"Companies are generating record profits and we demand that workers aren't left behind and have a fair share of that success," said one Culinary Union leader.
Members of two Nevada labor unions—including the state's largest—on Tuesday overwhelmingly voted to authorize a citywide strike at 22 Las Vegas casinos, while continuing to negotiate a new contract "in good faith" with gaming companies.
Chanting "one job should be enough," tens of thousands of cocktail and food servers, bartenders, cooks, porters, and other non-gaming hotel employees in the Culinary Union Local 226 and Bartenders Union Local 165—affiliates of the Unite Here—packed the Thomas and Mack Center at the University of Nevada, Las Vegas, where they voted by 95% during two sessions to approve a work stoppage at Las Vegas Strip properties owned by MGM Resorts, Caesars Entertainment, and Wynn/Encore Resorts.
The affiliated unions—which represent 60,000 Nevada workers, including 53,000 in Las Vegas—can now call a strike at any time. It would be the first citywide strike in the resort industry in nearly 40 years.
Since September 15, 40,000 union members have been working under an expired contract. The Culinary Union said it remains in "active negotiations" with employers over a new five-year contract.
"Today, Culinary and Bartenders union members have sent the strongest message possible to the casino industry to settle a fair contract as soon as possible," Culinary Union secretary-treasurer Ted Pappageorge said in a statement. "We have negotiations scheduled next week with MGM Resorts, Caesars Entertainment, and Wynn/Encore Resorts and it's up to the three largest employers in Las Vegas to step up and do the right thing."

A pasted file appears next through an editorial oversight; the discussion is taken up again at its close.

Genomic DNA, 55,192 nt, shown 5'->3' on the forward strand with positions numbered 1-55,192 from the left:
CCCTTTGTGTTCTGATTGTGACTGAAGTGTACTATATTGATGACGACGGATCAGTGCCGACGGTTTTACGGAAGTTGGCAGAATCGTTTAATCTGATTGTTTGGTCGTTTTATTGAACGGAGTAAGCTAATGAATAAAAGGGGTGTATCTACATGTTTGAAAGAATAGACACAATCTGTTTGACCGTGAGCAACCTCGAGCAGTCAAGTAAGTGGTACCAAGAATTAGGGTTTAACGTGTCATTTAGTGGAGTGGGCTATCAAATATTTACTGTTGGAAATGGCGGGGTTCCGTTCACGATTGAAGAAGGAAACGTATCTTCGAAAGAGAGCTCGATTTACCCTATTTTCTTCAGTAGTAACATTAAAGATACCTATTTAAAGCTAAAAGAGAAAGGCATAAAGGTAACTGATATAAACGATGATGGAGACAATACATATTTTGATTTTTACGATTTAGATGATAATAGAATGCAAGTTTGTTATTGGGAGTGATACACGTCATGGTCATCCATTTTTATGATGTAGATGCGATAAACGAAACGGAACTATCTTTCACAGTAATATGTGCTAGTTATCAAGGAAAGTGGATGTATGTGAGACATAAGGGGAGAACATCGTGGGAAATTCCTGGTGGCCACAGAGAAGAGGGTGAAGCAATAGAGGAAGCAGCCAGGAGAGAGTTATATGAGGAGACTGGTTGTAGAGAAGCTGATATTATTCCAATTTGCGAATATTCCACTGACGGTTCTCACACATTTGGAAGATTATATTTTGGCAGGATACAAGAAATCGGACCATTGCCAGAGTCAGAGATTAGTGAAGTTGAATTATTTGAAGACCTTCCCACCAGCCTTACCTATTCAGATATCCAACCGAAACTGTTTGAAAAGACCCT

"If these gaming companies don't come to an agreement, the workers have spoken and we will be ready to do whatever it takes—up to and including a strike," Pappageorge added. "Companies are generating record profits and we demand that workers aren't left behind and have a fair share of that success."
Las Vegas set an all-time record for gaming revenue for the second straight year last year, despite the Covid-19 pandemic. The city's casino resorts reported $14.8 billion in 2022 revenue, a 10.5% increase over the previous year.
The unions' objectives include:
- Winning the largest wage increases ever negotiated in Culinary Union history;
- Reducing workload and steep housekeeping room quotas, mandating daily room cleaning, and establishing the right for guest room attendants to securely work in set areas;
- Providing the best on-the-job safety protections;
- Tracking sexual harassment, assault, and criminal behavior by customers;
- Ensuring advanced notification when new technology is introduced which would impact jobs and requiring training for new jobs created by technology;
- Guaranteeing healthcare and severance pay for workers who are laid off because of new technology; and
- Extending recall rights so that workers have more job security and have the right to return to their jobs in the event of another pandemic or economic crisis.
"I voted yes to authorize a strike because I'm fighting for my family and for our future," said Maria Sanchez, a Culinary Union member who works as a guest room attendant at the Bellagio. "The workload since the pandemic has been intense and when I get home I'm so tired and I don't have energy to take my two kids to the park or play with them. I feel sad like I'm just living to work and it's not right."
"I feel sad like I'm just living to work and it's not right."
"I was thinking about getting a second job, but I'm already doing more than one job at work right now and I believe that one job should be enough," she added. "I voted yes to win the best contract ever so that I can work one job and come home to spend time with my children."
In 2018, members of the Culinary and Bartenders unions voted to authorize a strike. A new contract was negotiated shortly after the vote, averting a work stoppage.
Last year, members of the Local 54 chapter of the Unite Here union—which represents hospitality industry employees in Atlantic City, New Jersey—negotiated new contracts that included the workers' largest-ever raise.